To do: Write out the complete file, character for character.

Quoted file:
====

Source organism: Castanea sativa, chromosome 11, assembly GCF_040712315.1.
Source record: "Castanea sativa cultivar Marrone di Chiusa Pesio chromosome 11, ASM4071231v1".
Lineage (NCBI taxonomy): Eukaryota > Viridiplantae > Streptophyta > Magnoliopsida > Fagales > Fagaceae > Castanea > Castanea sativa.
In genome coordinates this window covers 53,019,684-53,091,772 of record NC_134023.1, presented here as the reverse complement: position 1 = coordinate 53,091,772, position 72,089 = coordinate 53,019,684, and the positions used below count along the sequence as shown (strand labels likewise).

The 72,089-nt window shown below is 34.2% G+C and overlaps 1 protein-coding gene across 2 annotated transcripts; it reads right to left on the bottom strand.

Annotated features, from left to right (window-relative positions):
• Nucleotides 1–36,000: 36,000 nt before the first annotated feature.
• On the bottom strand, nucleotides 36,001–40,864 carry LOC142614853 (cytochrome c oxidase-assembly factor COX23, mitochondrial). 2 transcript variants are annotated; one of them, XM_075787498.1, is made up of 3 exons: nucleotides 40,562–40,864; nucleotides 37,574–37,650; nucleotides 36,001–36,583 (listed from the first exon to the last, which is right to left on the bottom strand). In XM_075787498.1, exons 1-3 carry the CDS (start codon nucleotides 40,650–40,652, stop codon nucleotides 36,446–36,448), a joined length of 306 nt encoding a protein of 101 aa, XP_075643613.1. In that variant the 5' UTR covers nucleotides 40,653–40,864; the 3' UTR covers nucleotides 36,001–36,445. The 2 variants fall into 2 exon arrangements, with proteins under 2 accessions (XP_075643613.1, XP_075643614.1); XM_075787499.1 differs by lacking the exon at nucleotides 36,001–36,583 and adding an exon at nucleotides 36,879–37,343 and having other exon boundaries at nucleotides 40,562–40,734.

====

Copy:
Source organism: Castanea sativa, chromosome 11, assembly GCF_040712315.1.
Source record: "Castanea sativa cultivar Marrone di Chiusa Pesio chromosome 11, ASM4071231v1".
Lineage (NCBI taxonomy): Eukaryota > Viridiplantae > Streptophyta > Magnoliopsida > Fagales > Fagaceae > Castanea > Castanea sativa.
In genome coordinates this window covers 53,019,684-53,091,772 of record NC_134023.1, presented here as the reverse complement: position 1 = coordinate 53,091,772, position 72,089 = coordinate 53,019,684, and the positions used below count along the sequence as shown (strand labels likewise).

The 72,089-nt window shown below is 34.2% G+C and overlaps 1 protein-coding gene across 2 annotated transcripts; it reads right to left on the bottom strand.

Annotated features, from left to right (window-relative positions):
• Nucleotides 1–36,000: 36,000 nt before the first annotated feature.
• On the bottom strand, nucleotides 36,001–40,864 carry LOC142614853 (cytochrome c oxidase-assembly factor COX23, mitochondrial). 2 transcript variants are annotated; one of them, XM_075787498.1, is made up of 3 exons: nucleotides 40,562–40,864; nucleotides 37,574–37,650; nucleotides 36,001–36,583 (listed from the first exon to the last, which is right to left on the bottom strand). In XM_075787498.1, exons 1-3 carry the CDS (start codon nucleotides 40,650–40,652, stop codon nucleotides 36,446–36,448), a joined length of 306 nt encoding a protein of 101 aa, XP_075643613.1. In that variant the 5' UTR covers nucleotides 40,653–40,864; the 3' UTR covers nucleotides 36,001–36,445. The 2 variants fall into 2 exon arrangements, with proteins under 2 accessions (XP_075643613.1, XP_075643614.1); XM_075787499.1 differs by lacking the exon at nucleotides 36,001–36,583 and adding an exon at nucleotides 36,879–37,343 and having other exon boundaries at nucleotides 40,562–40,734.